• Inc. Magazine lists UW-Madison among 'Five Universities You Can Do Business With' Feb. 7, 2006 UW-Madison was among five business-friendly universities lauded in the opinion section of the February 2006 issue of Inc. magazine.
  • Business columnist, White House correspondent to visit Feb. 6, 2006 Alexis Simendinger, White House correspondent for the National Journal, and Justin Lahart, author of the Wall Street Journal's "Ahead of the Tape" column, will visit UW-Madison as writers in residence.
  • Engineering ‘Innovation Days’ set for Feb. 9-10 Feb. 6, 2006 Throughout the fall semester, 52 UW-Madison undergraduates have learned to make their most creative ideas come to life.
  • Business professor launches corporate reporting study Feb. 1, 2006 Lori Holder-Webb, an assistant professor of accounting and information systems at the University of Wisconsin-Madison School of Business, is part of a four-person research team recently awarded a grant to research corporate reporting.
  • Biochemist DeLuca to speak March 7 Jan. 31, 2006 Biochemist Hector DeLuca will share the latest developments in a free presentation, “The New Old Natural Wonder Drug, Vitamin D,’”on Tuesday, March 7, at 7 p.m. at the Overture Center for the Arts, 201 State St. in Madison. The presentation, which is open to the public, will include time for questions and discussion.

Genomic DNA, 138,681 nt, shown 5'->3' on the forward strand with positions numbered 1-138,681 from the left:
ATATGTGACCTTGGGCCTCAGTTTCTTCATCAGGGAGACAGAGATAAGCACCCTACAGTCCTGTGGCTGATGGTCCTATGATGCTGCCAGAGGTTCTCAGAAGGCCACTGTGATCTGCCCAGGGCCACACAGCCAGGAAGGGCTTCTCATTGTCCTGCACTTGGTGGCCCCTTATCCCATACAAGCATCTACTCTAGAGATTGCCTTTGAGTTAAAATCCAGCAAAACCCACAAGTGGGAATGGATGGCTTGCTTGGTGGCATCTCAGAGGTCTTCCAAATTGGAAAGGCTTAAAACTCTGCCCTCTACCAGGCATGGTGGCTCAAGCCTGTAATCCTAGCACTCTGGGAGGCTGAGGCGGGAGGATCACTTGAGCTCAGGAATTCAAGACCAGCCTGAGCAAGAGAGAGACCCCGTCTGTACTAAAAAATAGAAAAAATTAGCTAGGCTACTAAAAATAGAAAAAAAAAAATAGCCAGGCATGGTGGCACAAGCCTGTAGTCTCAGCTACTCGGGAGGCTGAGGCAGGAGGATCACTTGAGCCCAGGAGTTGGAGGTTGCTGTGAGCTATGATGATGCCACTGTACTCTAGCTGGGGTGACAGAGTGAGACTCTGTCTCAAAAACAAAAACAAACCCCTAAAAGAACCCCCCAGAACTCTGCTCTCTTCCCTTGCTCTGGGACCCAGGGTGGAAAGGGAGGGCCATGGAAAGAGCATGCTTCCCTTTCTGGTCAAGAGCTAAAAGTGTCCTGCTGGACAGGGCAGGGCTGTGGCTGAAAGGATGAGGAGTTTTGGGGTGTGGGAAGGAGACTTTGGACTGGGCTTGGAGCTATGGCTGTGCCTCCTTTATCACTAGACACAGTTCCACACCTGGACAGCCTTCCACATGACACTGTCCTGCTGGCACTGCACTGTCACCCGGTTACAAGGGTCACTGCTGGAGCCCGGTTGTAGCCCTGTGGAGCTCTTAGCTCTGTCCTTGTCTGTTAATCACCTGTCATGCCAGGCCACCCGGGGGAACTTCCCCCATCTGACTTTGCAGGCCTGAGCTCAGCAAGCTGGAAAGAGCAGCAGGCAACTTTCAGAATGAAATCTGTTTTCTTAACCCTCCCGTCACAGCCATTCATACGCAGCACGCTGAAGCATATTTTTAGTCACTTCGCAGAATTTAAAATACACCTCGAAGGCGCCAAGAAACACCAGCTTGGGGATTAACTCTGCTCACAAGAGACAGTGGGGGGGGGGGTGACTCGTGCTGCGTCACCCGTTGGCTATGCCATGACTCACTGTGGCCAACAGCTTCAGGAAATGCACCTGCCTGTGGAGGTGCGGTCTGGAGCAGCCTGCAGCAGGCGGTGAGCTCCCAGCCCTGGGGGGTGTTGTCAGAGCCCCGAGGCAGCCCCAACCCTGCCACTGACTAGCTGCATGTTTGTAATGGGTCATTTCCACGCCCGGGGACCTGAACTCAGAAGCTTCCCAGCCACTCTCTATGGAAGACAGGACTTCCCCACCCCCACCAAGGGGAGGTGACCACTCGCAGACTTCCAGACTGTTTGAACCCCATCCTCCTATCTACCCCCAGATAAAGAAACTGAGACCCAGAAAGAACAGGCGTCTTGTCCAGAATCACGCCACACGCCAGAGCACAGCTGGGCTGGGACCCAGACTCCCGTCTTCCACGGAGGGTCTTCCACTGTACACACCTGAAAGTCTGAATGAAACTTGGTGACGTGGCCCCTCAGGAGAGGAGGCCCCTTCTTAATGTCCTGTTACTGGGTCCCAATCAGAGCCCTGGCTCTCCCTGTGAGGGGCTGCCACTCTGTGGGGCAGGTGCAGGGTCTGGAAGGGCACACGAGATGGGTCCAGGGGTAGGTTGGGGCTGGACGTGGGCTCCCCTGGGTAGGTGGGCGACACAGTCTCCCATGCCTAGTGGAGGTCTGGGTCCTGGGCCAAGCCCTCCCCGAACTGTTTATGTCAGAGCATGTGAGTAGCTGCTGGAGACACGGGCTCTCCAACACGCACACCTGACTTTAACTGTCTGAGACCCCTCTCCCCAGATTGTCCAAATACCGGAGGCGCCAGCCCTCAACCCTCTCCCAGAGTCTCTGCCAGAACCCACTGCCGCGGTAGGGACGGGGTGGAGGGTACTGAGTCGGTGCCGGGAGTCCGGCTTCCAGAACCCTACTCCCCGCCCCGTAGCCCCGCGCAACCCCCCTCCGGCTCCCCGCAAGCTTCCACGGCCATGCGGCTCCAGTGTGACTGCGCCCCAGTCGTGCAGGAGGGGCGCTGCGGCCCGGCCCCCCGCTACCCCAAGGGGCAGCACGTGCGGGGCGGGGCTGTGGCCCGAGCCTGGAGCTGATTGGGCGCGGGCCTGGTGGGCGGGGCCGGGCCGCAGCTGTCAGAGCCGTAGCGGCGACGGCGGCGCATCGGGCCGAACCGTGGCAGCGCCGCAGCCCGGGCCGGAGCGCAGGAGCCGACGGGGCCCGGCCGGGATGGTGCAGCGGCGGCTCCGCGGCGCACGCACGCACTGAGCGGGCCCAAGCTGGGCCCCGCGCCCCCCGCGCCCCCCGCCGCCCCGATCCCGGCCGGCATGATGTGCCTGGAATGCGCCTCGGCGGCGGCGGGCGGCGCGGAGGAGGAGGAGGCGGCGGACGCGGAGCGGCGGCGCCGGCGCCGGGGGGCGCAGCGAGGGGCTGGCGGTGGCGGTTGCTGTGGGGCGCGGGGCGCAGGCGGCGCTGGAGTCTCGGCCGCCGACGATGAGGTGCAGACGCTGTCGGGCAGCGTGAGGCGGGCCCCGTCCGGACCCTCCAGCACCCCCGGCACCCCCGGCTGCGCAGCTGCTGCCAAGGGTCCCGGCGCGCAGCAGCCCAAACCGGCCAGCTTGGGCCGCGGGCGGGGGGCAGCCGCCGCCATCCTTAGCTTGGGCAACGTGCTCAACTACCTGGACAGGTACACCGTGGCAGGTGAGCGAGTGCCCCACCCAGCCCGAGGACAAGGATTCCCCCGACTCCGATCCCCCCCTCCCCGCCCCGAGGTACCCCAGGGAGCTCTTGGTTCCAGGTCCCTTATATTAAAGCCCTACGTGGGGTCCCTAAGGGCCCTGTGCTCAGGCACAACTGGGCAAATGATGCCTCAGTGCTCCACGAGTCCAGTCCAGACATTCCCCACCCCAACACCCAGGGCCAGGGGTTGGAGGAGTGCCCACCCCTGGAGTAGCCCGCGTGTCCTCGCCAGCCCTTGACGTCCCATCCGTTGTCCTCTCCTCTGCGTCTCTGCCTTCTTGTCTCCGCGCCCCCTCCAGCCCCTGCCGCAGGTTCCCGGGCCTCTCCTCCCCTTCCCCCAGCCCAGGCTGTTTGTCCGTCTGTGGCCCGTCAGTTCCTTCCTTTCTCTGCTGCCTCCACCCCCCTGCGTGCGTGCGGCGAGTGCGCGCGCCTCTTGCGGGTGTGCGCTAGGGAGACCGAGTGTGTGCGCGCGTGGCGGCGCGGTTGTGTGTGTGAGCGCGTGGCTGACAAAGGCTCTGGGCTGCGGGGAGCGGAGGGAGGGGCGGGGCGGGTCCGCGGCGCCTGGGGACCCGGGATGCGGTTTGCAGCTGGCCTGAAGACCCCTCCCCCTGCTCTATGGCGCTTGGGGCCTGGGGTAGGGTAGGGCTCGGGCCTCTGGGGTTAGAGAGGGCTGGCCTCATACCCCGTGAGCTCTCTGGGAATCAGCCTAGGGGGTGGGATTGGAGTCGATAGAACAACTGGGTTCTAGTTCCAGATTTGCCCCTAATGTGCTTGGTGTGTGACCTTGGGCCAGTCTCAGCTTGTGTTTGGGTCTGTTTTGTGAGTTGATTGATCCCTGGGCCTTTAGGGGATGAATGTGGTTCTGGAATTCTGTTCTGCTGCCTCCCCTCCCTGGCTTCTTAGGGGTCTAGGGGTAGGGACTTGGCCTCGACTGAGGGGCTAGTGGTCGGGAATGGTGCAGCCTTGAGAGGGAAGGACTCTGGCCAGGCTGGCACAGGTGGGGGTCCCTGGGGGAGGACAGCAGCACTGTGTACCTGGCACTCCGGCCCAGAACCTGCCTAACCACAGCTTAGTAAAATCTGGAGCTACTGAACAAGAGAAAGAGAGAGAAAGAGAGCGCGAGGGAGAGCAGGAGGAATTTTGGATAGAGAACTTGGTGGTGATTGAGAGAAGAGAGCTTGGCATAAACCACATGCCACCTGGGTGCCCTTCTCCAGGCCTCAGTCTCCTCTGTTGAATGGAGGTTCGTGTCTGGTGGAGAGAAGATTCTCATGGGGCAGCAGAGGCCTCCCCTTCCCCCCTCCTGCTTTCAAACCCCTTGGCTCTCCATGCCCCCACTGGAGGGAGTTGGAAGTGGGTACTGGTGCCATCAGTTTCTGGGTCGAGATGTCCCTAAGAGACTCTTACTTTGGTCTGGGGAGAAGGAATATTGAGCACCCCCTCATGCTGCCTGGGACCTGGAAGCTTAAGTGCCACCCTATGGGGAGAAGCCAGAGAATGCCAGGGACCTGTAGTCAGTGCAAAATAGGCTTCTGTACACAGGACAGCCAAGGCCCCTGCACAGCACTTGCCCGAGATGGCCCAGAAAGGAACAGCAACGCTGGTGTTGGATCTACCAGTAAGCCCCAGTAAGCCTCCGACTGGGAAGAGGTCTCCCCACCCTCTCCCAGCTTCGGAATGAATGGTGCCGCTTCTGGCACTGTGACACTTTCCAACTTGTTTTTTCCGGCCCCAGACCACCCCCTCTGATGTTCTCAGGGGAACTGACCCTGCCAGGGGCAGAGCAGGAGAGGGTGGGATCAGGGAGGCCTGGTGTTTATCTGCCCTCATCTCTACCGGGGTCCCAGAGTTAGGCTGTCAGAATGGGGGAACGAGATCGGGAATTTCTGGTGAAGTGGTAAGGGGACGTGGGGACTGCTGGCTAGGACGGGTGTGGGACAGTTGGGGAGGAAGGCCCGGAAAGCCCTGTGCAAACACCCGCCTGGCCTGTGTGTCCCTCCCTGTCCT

• MBA ranks 51st among U.S. schools in Financial Times ranking Jan. 30, 2006 The UW-Madison School of Business ranked 51st among all U.S. business schools - and 19th among schools at American public universities - in rankings of full-time MBA programs released today by the London-based Financial Times. The school was not ranked in 2005.
  • Survey analyzes Wisconsin, Upper Peninsula logging sector Jan. 26, 2006 Private woodland owners provide the majority of timber harvested in Wisconsin and Michigan’s Upper Peninsula, and most owners choose to selectively cut, rather than clearcut, their woodlands, according to a study by researchers at the University of Wisconsin-Madison and Michigan State University.